Honesty with Attitude From an Industry Insider

Kirby Wadsworth

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For Dads, Daughters Are Different

For dads, daughters are different.

When a son is born, we hold him up for all the world to see.

When a daughter is born, we hold her close to protect her from all the world can do.

We watch a son, but we behold a daughter.

For dads, daughters are different.

We cheer at a son’s first steps, because, even then, when he is so little, we picture him rounding third, and heading for home.

We choke at a daughter’s first steps, because, even then, when she is so little, we picture her walking down the aisle, and leaving home.

Sons may make us laugh, but daughters make us smile.

For dads, daughters are different.

When our son skins a knee, we toss him a Band-Aid, and tell him to walk it off.

When our daughter stubs a toe, we pack her foot in ice, and rush her to the emergency room.

When a son asks us to play catch, we feel like young boys, again.

When a daughter asks us to play dolls, we feel like grown men, perhaps for the first time in our lives.

Seeing a son wearing a tie for the first time makes us chuckle.

Seeing a daughter wearing makeup for the first time makes us whimper.

When peach fuzz breaks out on a son’s chin, we rush out with great 
pride to buy them a razor.

The first time anything related to “that stuff” happens to a daughter, we both scream in abject terror for Mommy.

For dads, daughters are different.

If someone mentions how handsome a son is becoming, we give ourselves a sideways glance in the mirror, and suck in our tummies.

When someone reminds us how beautiful a daughter has become, we give her a sideways glance, and clench our fists.

We tell our sons, “Don’t start a fight, but if the other guy starts one, you damn well finish it.”

We tell our daughters, “If he lays a hand on you, I’ll break every damn bone in his body.”

For dads, daughters are different.

A son backing the car down the driveway, alone, for the first time instills yearning in our heart, because we remember what it was like to be a seventeen-year-old kid, alone, behind the wheel, for the first time.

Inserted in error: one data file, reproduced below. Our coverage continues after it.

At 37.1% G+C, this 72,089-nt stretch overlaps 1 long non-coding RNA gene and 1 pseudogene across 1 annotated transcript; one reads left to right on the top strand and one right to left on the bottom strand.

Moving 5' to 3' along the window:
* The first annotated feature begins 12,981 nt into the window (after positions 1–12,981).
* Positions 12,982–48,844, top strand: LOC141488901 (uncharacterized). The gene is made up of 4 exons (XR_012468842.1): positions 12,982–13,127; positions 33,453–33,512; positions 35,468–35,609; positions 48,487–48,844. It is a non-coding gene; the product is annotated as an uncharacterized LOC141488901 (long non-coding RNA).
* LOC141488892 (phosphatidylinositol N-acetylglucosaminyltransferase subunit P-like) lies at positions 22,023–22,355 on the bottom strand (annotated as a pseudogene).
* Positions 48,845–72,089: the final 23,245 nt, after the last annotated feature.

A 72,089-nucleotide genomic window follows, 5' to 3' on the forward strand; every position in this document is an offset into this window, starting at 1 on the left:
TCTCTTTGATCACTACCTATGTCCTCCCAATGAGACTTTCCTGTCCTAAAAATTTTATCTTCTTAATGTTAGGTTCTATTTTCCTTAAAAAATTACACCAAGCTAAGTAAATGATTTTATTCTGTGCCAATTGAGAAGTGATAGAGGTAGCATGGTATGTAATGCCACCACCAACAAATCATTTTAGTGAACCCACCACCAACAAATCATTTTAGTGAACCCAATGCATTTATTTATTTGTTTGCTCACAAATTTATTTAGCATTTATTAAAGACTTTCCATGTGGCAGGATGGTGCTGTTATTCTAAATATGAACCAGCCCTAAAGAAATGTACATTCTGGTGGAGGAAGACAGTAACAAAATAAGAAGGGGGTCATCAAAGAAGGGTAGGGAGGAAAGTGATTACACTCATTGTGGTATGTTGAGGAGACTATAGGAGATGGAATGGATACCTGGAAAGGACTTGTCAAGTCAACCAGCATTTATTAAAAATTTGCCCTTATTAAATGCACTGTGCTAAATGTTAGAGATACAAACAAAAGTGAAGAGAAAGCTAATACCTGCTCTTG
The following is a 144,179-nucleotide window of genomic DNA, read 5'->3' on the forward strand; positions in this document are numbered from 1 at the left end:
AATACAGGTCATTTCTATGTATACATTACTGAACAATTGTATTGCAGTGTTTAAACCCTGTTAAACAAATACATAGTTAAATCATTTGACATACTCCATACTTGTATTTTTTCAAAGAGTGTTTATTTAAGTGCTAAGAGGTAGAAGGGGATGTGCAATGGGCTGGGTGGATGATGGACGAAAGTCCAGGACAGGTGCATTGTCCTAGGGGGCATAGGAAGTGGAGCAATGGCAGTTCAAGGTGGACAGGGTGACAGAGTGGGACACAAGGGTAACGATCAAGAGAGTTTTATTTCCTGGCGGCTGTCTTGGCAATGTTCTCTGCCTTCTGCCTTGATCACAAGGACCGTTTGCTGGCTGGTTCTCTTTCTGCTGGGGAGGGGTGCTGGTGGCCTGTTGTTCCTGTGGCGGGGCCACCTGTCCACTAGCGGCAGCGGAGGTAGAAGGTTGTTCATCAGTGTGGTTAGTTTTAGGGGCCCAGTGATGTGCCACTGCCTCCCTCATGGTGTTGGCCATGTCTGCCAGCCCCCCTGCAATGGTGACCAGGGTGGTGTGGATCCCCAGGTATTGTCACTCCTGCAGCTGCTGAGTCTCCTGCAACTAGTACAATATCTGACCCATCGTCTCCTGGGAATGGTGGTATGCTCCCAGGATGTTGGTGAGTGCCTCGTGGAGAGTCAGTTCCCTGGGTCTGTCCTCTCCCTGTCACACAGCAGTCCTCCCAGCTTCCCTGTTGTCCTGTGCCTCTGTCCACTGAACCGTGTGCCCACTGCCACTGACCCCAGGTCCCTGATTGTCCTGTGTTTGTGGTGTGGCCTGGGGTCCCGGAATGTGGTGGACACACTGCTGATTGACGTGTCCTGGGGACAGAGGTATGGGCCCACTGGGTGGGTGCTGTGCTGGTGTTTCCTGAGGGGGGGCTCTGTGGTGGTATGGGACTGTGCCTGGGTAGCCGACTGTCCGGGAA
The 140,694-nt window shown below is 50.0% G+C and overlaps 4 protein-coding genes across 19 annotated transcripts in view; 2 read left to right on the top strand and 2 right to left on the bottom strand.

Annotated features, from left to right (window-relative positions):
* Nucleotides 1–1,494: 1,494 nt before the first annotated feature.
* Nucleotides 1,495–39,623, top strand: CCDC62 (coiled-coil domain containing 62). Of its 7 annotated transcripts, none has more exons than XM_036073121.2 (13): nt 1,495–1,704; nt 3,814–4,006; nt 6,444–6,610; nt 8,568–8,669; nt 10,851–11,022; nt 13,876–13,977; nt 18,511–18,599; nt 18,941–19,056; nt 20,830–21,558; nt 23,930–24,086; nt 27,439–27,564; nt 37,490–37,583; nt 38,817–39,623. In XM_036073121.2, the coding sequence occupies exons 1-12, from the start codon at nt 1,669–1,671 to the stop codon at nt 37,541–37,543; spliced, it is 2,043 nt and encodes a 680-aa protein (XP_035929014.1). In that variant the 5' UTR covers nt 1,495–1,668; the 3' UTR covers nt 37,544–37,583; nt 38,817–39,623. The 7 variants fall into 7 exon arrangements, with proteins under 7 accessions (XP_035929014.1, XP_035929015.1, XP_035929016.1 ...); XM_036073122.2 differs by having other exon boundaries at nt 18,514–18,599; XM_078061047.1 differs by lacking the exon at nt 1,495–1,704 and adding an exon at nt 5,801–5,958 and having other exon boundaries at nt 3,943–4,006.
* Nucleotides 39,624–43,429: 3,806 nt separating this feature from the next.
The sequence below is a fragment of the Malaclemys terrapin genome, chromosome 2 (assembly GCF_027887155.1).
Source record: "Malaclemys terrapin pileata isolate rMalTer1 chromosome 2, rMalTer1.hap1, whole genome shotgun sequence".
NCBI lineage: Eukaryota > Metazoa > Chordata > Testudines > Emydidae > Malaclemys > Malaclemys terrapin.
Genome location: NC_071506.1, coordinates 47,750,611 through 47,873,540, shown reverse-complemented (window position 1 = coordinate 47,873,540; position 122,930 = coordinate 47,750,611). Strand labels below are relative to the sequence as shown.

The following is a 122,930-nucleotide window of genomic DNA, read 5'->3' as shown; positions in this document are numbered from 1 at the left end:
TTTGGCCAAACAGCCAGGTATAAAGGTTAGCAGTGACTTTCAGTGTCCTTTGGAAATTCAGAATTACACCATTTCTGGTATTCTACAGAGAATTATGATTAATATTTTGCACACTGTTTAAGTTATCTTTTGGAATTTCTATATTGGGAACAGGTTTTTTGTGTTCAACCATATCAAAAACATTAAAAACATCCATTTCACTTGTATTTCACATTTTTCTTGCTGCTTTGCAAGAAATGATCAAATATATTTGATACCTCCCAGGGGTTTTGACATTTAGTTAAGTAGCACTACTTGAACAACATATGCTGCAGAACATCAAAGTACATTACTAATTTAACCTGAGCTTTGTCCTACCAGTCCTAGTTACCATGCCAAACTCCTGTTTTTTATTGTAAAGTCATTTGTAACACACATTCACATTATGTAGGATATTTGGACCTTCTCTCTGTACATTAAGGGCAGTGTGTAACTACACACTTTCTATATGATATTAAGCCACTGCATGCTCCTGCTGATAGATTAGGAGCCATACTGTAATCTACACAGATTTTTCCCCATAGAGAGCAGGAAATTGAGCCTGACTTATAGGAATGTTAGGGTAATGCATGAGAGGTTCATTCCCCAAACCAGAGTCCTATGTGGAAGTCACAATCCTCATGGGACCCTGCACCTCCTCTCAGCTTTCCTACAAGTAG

A daughter backing the car down the driveway, alone, for the first time instills churning in our gut, because we cannot forget what it was like to be a seventeen-year-old kid, alone, behind the wheel, for the first time.

For dads, daughters are different.

A son’s graduation is a relief. We have given him our best, and now he is on his own.

A daughter’s graduation is a reflection. She has given us her best, and now we are on our own.

Sons may make us proud, but daughters humble us.

For dads, daughters are different.

We see, in our sons, the promise of glories we once dreamed of 
achieving ourselves.

In our daughters, we see glorious proof that the promise of life far exceeds even our wildest dreams.

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More Stories By Kirby Wadsworth

Kirby is widely recognized throughout the storage industry for his expertise in marketing and business strategy.

A veteran of both startups and established storage vendors, Wadsworth was a founder of Storability and served as vice president of marketing prior to its sale to StorageTek. Earlier, as vice president and general manager of Compaq's Network Storage Services Business Unit, he envisioned and introduced Compaq's Enterprise Network Storage Architecture (ENSA) which is still widely recognized today.

As vice president of marketing for Digital's Storage Business Unit, Wadsworth launched Digital's StorageWorks product line into the open systems marketplace, and led the creation and introduction of the Enterprise Storage Array product family.